The California Office of Environmental Health Hazard Assessment (OEHHA) just posted a new question and answer document on how the new Proposition 65 Clear and Reasonable Warning regulations apply to businesses.
- As we previously reported on this blog, California’s OEHHA announced on September 2, 2016, a final rule concerning “clear and reasonable warnings” required under Proposition 65. In general, the new requirements attempt to provide consumers with more detailed information about potential chemical exposures and will be effective on August 30, 2018.
- One of the questions concerns the obligations of suppliers of ingredients that contain a listed chemical. Included in the answer is the following:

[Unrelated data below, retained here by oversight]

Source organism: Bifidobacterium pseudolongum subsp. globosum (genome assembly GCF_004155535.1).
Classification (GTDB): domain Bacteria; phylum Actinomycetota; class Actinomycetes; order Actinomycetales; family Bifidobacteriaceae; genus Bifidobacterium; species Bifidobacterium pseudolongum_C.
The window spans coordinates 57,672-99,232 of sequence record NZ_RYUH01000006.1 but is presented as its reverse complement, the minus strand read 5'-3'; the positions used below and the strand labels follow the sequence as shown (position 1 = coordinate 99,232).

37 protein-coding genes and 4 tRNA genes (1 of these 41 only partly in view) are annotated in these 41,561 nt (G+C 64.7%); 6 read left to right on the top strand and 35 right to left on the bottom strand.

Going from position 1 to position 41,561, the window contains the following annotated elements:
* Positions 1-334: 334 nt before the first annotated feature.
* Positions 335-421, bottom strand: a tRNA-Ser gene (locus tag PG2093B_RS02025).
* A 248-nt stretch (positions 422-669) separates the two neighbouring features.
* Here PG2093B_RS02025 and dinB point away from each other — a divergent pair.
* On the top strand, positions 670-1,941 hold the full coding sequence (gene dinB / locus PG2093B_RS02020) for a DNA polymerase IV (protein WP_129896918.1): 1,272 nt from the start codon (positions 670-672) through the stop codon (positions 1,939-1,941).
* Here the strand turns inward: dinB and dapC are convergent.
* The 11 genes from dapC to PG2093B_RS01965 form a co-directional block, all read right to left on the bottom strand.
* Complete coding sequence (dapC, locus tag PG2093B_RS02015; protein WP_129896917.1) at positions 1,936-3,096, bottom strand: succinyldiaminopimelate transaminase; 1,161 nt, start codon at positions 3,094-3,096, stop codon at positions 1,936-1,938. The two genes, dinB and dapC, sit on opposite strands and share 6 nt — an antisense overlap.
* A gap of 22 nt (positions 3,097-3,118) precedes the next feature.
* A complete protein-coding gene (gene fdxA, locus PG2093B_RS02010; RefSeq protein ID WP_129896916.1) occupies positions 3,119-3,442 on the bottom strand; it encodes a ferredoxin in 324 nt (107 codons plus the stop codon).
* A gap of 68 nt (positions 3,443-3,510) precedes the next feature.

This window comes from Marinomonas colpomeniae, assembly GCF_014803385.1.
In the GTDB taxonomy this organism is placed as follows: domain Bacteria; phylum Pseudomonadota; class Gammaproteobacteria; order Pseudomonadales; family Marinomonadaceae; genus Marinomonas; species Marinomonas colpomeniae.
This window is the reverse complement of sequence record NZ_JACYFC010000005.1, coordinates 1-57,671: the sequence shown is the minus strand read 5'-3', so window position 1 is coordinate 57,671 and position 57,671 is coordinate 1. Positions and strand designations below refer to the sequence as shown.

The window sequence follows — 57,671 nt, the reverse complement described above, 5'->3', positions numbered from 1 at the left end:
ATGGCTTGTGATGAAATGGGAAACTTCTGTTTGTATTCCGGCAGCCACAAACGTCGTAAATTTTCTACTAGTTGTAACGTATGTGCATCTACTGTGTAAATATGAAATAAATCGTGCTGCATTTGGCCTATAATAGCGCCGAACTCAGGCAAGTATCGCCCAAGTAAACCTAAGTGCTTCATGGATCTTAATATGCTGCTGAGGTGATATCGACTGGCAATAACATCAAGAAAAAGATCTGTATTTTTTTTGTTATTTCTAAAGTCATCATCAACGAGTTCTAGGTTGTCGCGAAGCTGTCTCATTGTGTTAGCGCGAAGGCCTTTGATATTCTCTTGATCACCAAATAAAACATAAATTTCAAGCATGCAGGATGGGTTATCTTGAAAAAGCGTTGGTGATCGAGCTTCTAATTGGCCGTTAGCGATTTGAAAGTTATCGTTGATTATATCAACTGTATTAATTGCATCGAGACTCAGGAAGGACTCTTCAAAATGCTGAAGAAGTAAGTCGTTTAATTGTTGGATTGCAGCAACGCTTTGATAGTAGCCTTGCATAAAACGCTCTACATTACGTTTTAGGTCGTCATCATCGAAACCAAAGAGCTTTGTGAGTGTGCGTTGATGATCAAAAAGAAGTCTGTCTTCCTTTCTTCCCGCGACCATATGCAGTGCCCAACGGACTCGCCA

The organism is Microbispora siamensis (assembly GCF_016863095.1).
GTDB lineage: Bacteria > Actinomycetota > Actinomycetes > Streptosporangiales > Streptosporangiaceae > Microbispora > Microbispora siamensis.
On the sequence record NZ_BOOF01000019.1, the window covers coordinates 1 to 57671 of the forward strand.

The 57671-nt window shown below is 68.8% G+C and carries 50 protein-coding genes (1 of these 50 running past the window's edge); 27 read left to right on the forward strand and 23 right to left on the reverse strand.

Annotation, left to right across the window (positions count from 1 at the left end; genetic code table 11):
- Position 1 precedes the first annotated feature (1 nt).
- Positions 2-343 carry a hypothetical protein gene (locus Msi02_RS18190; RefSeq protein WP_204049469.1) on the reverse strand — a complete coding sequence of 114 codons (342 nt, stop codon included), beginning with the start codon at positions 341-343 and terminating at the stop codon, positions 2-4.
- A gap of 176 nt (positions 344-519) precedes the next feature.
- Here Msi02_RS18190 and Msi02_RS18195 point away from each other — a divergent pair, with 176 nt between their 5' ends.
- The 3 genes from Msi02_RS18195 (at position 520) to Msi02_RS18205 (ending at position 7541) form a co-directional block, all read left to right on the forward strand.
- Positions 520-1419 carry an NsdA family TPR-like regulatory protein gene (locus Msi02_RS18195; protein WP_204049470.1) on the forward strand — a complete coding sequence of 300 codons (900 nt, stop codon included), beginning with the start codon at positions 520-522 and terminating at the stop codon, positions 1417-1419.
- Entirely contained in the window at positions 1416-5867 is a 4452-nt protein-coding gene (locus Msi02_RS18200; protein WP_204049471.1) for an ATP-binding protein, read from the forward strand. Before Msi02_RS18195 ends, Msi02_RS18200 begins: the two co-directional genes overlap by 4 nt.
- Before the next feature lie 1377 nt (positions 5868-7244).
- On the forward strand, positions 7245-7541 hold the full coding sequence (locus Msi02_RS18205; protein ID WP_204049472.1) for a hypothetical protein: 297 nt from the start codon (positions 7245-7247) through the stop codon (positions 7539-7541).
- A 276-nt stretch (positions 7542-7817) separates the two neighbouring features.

- “A company that manufactures… ingredients that include listed chemicals…would only have responsibility for a consumer warning if it has knowledge that the end use of the component part or ingredient will expose a consumer to a listed chemical at a level that requires a warning…”
- “For example, if a manufacturer of a food ingredient knows that the ingredient is typically used at high enough concentrations to require a warning in certain types of prepared foods and could thereby result in an exposure under the Act, then the ingredient manufacturer should provide the warning notice to the product manufacturer. An ingredient manufacturer in such a situation may choose to work with the product manufacturer to evaluate whether the product should have a warning and may enter into a contract with product manufacturers to ensure that the warning is appropriately transmitted to the retailer and ultimately the consumer.”
- Keller and Heckman LLP attorneys actively advise clients on compliance issues and enforcement actions related to California’s Proposition 65. If you have any questions about the implications of the new warning requirements or other related issues, please email email@example.com.